2017 Fantasy Baseball Draft Prep: Ranking NL hitter regression candidates – CBSSports.com

I thought we were past this.

I thought we’d evolved enough to where we all had at least a decent understanding of regression. Then I saw the first comment at the top of my AL Regression column.

To regress means to “go back”. Not backwards, just back. If you have a career .330 BABIP and you post a .269 in 2016, you would be expected to regress back in the direction of .330. No, it wouldn’t be progress because you’ve already been there before.

Stop giving regression a bad name, because if you’re one of these five guys, regression is good!

1
Panik’s .245 BABIP was the lowest among qualified NL hitters.
2
Yes, Heyward was bad. He wasn’t .266 BABIP and 4.8 percent HR/FB rate bad.
3
Harper should bounce back from a disappointing 2016, and that should scare baseball.
4
Rendon’s regression started in the second half but should continue in 2017.
5
Crawford’s home-run rate has been anything but steady.

Joe Panik and Jason Heyward were flat out awful in 2016, but also unlucky. I qualify it that way because simple regression to the mean statistically won’t mean very much for Fantasy purposes unless we also get some regression to their normal skill level. They’re both young enough that age isn’t a concern, so I’m not sure why we wouldn’t expect that as well. Besides, it’s not like they’re going to cost you very much in draft capital.

Bryce Harper, on the other hand, won’t come cheap at all. Harper was a consensus top-three pick heading into 2016 and let us down in nearly every way. He also posted a .373 OBP with a .264 BABIP and stole 21 bases. It could have been a lot worse and it’s almost assuredly going to be better this season.

Simple BABIP regression should get Harper back to an average near .290, and I’d expect close to 100 runs and RBI. Harper is worth a borderline top-10 pick and could still be a value there.

1
You can choose whether you think his .373 BABIP, 19.6 percent HR/FB Rate or 62 SB are less sustainable.
2
Realmuto is never hitting .300 again.
3
Braun’s 28.8 percent HR/FB rate nearly matched his hard-hit rate.
4
LeMahieu’s speed coupled with Coors will give him a high BABIP, just not .388 high.
5
Yelich’s power surge in 2016 was encouraging, but not sustainable.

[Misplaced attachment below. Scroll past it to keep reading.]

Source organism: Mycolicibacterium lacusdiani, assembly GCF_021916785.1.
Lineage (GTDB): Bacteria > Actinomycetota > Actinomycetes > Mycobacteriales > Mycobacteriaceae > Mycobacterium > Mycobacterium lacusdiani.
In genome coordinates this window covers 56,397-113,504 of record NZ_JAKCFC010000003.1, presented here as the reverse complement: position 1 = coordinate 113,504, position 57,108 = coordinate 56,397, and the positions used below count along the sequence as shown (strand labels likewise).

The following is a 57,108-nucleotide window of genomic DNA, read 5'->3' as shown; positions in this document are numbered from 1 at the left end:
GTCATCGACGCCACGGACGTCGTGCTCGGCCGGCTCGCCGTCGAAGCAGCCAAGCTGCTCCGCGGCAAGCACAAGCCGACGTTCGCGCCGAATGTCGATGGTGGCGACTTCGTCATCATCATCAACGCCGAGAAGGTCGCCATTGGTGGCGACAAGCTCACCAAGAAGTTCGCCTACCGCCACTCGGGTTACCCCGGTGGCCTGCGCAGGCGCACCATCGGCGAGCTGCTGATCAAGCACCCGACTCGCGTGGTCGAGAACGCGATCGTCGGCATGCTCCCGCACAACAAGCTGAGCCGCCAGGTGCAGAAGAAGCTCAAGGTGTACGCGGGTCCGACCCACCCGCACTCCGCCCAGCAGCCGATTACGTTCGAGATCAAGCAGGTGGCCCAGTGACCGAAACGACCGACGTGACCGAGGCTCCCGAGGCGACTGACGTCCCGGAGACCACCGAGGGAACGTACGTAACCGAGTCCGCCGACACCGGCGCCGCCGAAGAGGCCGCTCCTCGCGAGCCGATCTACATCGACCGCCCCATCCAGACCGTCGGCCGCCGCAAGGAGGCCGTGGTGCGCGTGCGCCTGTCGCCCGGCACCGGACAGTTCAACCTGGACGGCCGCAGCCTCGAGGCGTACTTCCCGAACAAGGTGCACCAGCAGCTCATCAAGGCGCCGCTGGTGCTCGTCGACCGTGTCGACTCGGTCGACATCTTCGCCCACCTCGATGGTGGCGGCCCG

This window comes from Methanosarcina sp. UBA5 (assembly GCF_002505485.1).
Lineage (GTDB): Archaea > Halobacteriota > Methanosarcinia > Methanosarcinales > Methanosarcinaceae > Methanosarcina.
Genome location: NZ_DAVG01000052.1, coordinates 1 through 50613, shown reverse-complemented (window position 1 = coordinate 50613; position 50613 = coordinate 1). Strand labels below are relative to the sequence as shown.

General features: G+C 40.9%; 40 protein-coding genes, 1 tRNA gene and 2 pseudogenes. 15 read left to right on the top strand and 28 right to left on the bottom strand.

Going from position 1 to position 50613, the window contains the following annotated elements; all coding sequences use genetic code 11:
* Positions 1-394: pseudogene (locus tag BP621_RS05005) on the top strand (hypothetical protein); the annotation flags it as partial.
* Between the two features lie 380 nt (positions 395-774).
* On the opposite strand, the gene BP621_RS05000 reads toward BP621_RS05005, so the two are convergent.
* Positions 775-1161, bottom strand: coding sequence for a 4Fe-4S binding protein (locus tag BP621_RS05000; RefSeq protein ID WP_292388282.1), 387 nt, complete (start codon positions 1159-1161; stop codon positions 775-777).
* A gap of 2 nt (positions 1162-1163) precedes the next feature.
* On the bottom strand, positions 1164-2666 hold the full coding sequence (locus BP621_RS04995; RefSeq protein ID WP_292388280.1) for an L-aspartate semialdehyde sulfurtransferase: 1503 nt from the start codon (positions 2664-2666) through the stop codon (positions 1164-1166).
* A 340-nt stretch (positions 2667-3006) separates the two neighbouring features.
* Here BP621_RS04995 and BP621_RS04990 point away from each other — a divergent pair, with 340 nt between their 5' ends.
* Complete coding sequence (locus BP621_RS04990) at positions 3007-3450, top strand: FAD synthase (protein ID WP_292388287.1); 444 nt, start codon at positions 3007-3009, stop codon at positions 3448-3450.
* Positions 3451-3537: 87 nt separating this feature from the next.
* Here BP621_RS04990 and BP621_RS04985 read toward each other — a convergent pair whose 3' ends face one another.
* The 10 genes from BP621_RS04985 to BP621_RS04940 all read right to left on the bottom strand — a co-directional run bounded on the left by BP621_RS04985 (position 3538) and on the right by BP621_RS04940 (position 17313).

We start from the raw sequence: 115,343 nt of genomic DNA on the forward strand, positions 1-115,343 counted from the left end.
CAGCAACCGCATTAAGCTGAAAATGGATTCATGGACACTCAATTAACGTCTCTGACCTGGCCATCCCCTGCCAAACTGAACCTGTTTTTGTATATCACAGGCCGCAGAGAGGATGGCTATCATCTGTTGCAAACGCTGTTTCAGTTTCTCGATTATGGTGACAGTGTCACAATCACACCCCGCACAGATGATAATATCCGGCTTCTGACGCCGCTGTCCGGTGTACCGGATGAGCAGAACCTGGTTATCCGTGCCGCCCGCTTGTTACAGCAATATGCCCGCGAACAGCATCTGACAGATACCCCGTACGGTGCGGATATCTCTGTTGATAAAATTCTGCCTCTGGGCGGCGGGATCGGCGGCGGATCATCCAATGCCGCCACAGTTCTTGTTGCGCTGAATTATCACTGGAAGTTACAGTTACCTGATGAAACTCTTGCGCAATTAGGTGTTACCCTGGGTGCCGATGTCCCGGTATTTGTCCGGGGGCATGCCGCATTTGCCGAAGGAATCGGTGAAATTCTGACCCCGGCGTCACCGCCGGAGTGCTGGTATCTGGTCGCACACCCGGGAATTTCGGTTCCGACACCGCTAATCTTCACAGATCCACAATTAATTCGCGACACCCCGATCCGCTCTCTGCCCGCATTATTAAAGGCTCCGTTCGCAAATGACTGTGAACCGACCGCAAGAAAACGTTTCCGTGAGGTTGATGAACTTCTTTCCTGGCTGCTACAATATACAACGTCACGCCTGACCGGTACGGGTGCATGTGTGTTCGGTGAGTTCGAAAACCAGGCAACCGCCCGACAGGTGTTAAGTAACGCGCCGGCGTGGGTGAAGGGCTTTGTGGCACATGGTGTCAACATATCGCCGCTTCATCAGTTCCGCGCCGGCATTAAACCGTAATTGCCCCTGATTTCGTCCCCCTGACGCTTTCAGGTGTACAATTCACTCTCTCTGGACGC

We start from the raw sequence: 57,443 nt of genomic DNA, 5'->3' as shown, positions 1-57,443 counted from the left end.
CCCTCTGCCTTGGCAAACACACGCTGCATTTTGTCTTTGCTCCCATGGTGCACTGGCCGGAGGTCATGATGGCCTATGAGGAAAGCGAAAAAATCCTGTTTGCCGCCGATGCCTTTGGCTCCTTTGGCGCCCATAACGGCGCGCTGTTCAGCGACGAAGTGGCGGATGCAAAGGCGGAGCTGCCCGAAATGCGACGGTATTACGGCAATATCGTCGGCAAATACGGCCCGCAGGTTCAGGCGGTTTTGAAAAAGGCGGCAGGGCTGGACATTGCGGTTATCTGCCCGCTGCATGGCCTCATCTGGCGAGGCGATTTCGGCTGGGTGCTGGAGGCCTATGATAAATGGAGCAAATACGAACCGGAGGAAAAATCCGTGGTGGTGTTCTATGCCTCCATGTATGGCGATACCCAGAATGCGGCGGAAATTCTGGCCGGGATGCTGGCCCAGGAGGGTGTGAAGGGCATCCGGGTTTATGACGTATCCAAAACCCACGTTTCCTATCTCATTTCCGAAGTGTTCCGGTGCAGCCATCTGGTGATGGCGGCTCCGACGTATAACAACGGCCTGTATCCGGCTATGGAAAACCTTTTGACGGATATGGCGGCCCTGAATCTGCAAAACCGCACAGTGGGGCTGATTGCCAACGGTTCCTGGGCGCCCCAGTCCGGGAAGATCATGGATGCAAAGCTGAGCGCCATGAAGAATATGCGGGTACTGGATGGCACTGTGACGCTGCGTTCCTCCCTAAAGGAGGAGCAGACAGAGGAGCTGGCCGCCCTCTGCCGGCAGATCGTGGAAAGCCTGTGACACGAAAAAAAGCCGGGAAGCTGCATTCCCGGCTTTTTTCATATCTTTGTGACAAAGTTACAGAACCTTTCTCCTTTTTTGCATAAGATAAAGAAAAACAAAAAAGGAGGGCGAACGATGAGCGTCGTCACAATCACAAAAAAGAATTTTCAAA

I wrote plenty about Jonathan Villar in my busts column, but there’s plenty of reason to be concerned about his teammate Ryan Braun as well. Braun’s league-leading HR/FB rate was 40 percent higher than his career mark despite the fact he posted his lowest hard-contact rate since 2010. If Braun is anywhere close to last year’s 25 percent fly ball rate and 35 percent hard-contact rate home run regression is going to hit hard.

Speaking of regression hitting hard, J.T. Realmuto‘s batting average should coming crashing back to earth. What’s worse is that Realmuto’s Fantasy value is so closely tied to that average. His .357 BABIP in 2016 indicates a really fast ground ball hitter or someone ripping the cover off the ball. He was neither. The only other thing he does to provide value is the 12 stolen bases. Those will come down when the singles do. Besides how long do we expect a catcher to keep running?

1
Marte’s BABIP was way too high, but it always has been.
2
We keep finding reasons not to believe in Tomas.
3
Did Russell’s breakout already start?

Coming into last year we said Yasmany Tomas had to regress because of his BABIP. He did, but he also posted a 25 percent HR/FB rate so he was actually better from a Fantasy perspective. Now everyone is doubting his power. That’s fair, but as long as Tomas maintains his 40 percent hard contact rate, he’s either going to post a ridiculously high BABIP or HR/FB rate. Maybe both.

On the flip side, we just keep waiting for Addison Russell to break out (he’s still just 23). He kind of did in 2016, with a lowered K rate and a 20-homer season. The HR/FB rate looks a little unsustainable, but I would have to imagine his .277 BABIP is going to rebound in a big way. In other words, he’s Bizarro Starling Marte.

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